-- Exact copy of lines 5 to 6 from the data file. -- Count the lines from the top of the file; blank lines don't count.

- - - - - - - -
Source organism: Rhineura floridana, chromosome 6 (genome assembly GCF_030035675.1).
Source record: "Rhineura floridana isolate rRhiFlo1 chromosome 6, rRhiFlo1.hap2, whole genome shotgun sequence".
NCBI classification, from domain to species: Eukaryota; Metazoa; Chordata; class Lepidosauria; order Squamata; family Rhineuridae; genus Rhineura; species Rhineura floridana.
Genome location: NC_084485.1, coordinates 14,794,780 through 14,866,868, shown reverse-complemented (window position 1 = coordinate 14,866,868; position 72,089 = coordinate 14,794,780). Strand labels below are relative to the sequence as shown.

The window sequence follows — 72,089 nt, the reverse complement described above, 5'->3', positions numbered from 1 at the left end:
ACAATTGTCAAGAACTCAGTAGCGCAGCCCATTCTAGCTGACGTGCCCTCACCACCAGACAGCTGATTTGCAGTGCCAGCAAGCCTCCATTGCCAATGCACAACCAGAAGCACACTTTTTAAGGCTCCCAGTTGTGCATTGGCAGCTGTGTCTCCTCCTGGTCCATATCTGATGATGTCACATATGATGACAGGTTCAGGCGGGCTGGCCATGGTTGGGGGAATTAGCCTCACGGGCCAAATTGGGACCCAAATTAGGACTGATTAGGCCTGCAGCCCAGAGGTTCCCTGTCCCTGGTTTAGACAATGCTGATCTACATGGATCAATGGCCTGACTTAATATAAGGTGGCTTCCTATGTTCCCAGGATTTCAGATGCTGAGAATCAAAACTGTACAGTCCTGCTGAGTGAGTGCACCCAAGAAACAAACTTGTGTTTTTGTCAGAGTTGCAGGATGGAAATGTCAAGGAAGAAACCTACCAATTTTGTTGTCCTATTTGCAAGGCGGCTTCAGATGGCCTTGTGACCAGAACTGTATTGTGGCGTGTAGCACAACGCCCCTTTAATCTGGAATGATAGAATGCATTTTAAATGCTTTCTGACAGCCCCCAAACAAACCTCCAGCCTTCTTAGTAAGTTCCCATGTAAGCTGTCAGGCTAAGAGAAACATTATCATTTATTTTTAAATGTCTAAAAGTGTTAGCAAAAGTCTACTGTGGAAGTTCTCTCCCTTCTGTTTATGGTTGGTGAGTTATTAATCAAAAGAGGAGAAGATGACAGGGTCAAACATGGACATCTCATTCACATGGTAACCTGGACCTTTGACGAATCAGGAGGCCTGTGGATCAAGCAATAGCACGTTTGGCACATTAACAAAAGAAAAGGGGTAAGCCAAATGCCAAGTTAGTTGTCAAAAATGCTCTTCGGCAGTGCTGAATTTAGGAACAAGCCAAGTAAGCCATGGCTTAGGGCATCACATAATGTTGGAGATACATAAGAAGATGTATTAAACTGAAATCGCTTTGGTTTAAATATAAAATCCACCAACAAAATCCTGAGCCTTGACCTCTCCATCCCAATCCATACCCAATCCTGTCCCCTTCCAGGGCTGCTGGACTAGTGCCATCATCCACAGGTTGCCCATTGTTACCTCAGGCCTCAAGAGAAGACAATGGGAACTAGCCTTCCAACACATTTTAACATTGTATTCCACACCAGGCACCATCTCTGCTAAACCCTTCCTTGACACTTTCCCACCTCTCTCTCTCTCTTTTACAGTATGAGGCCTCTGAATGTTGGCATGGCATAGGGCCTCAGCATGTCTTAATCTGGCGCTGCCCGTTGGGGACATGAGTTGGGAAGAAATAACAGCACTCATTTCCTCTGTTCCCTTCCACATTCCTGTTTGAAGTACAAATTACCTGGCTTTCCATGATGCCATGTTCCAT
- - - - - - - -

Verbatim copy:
The window sequence follows — 72,089 nt, the reverse complement described above, 5'->3', positions numbered from 1 at the left end:
ACAATTGTCAAGAACTCAGTAGCGCAGCCCATTCTAGCTGACGTGCCCTCACCACCAGACAGCTGATTTGCAGTGCCAGCAAGCCTCCATTGCCAATGCACAACCAGAAGCACACTTTTTAAGGCTCCCAGTTGTGCATTGGCAGCTGTGTCTCCTCCTGGTCCATATCTGATGATGTCACATATGATGACAGGTTCAGGCGGGCTGGCCATGGTTGGGGGAATTAGCCTCACGGGCCAAATTGGGACCCAAATTAGGACTGATTAGGCCTGCAGCCCAGAGGTTCCCTGTCCCTGGTTTAGACAATGCTGATCTACATGGATCAATGGCCTGACTTAATATAAGGTGGCTTCCTATGTTCCCAGGATTTCAGATGCTGAGAATCAAAACTGTACAGTCCTGCTGAGTGAGTGCACCCAAGAAACAAACTTGTGTTTTTGTCAGAGTTGCAGGATGGAAATGTCAAGGAAGAAACCTACCAATTTTGTTGTCCTATTTGCAAGGCGGCTTCAGATGGCCTTGTGACCAGAACTGTATTGTGGCGTGTAGCACAACGCCCCTTTAATCTGGAATGATAGAATGCATTTTAAATGCTTTCTGACAGCCCCCAAACAAACCTCCAGCCTTCTTAGTAAGTTCCCATGTAAGCTGTCAGGCTAAGAGAAACATTATCATTTATTTTTAAATGTCTAAAAGTGTTAGCAAAAGTCTACTGTGGAAGTTCTCTCCCTTCTGTTTATGGTTGGTGAGTTATTAATCAAAAGAGGAGAAGATGACAGGGTCAAACATGGACATCTCATTCACATGGTAACCTGGACCTTTGACGAATCAGGAGGCCTGTGGATCAAGCAATAGCACGTTTGGCACATTAACAAAAGAAAAGGGGTAAGCCAAATGCCAAGTTAGTTGTCAAAAATGCTCTTCGGCAGTGCTGAATTTAGGAACAAGCCAAGTAAGCCATGGCTTAGGGCATCACATAATGTTGGAGATACATAAGAAGATGTATTAAACTGAAATCGCTTTGGTTTAAATATAAAATCCACCAACAAAATCCTGAGCCTTGACCTCTCCATCCCAATCCATACCCAATCCTGTCCCCTTCCAGGGCTGCTGGACTAGTGCCATCATCCACAGGTTGCCCATTGTTACCTCAGGCCTCAAGAGAAGACAATGGGAACTAGCCTTCCAACACATTTTAACATTGTATTCCACACCAGGCACCATCTCTGCTAAACCCTTCCTTGACACTTTCCCACCTCTCTCTCTCTCTTTTACAGTATGAGGCCTCTGAATGTTGGCATGGCATAGGGCCTCAGCATGTCTTAATCTGGCGCTGCCCGTTGGGGACATGAGTTGGGAAGAAATAACAGCACTCATTTCCTCTGTTCCCTTCCACATTCCTGTTTGAAGTACAAATTACCTGGCTTTCCATGATGCCATGTTCCAT